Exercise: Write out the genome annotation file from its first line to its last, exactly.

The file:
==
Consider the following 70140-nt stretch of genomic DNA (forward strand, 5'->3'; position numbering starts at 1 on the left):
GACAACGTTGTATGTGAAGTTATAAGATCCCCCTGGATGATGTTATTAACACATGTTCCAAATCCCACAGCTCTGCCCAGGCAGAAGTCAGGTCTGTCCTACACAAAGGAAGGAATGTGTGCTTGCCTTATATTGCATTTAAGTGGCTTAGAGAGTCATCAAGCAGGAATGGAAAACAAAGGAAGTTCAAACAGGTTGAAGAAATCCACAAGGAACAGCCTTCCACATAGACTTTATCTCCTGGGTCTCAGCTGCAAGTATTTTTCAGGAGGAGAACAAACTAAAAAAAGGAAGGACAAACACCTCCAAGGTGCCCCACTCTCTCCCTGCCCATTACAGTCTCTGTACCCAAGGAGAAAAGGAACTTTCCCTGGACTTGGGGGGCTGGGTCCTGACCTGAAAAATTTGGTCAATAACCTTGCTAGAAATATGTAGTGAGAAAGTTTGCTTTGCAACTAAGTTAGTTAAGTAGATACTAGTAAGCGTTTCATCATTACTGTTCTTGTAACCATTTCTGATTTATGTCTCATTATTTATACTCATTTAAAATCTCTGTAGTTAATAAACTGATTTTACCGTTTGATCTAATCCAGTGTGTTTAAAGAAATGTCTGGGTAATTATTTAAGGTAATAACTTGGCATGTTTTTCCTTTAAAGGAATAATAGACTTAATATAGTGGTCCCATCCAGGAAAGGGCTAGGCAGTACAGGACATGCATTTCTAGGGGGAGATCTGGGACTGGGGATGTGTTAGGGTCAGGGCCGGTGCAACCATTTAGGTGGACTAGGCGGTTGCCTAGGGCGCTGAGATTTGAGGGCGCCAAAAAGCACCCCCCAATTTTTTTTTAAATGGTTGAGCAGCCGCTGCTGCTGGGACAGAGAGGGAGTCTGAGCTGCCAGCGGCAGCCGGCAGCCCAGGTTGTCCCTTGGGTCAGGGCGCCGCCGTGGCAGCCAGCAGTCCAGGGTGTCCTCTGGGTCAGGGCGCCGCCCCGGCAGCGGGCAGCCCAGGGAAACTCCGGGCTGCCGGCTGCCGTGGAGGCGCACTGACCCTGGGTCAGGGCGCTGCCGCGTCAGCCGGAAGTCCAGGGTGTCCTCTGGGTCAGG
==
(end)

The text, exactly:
Consider the following 70140-nt stretch of genomic DNA (forward strand, 5'->3'; position numbering starts at 1 on the left):
GACAACGTTGTATGTGAAGTTATAAGATCCCCCTGGATGATGTTATTAACACATGTTCCAAATCCCACAGCTCTGCCCAGGCAGAAGTCAGGTCTGTCCTACACAAAGGAAGGAATGTGTGCTTGCCTTATATTGCATTTAAGTGGCTTAGAGAGTCATCAAGCAGGAATGGAAAACAAAGGAAGTTCAAACAGGTTGAAGAAATCCACAAGGAACAGCCTTCCACATAGACTTTATCTCCTGGGTCTCAGCTGCAAGTATTTTTCAGGAGGAGAACAAACTAAAAAAAGGAAGGACAAACACCTCCAAGGTGCCCCACTCTCTCCCTGCCCATTACAGTCTCTGTACCCAAGGAGAAAAGGAACTTTCCCTGGACTTGGGGGGCTGGGTCCTGACCTGAAAAATTTGGTCAATAACCTTGCTAGAAATATGTAGTGAGAAAGTTTGCTTTGCAACTAAGTTAGTTAAGTAGATACTAGTAAGCGTTTCATCATTACTGTTCTTGTAACCATTTCTGATTTATGTCTCATTATTTATACTCATTTAAAATCTCTGTAGTTAATAAACTGATTTTACCGTTTGATCTAATCCAGTGTGTTTAAAGAAATGTCTGGGTAATTATTTAAGGTAATAACTTGGCATGTTTTTCCTTTAAAGGAATAATAGACTTAATATAGTGGTCCCATCCAGGAAAGGGCTAGGCAGTACAGGACATGCATTTCTAGGGGGAGATCTGGGACTGGGGATGTGTTAGGGTCAGGGCCGGTGCAACCATTTAGGTGGACTAGGCGGTTGCCTAGGGCGCTGAGATTTGAGGGCGCCAAAAAGCACCCCCCAATTTTTTTTTAAATGGTTGAGCAGCCGCTGCTGCTGGGACAGAGAGGGAGTCTGAGCTGCCAGCGGCAGCCGGCAGCCCAGGTTGTCCCTTGGGTCAGGGCGCCGCCGTGGCAGCCAGCAGTCCAGGGTGTCCTCTGGGTCAGGGCGCCGCCCCGGCAGCGGGCAGCCCAGGGAAACTCCGGGCTGCCGGCTGCCGTGGAGGCGCACTGACCCTGGGTCAGGGCGCTGCCGCGTCAGCCGGAAGTCCAGGGTGTCCTCTGGGTCAGG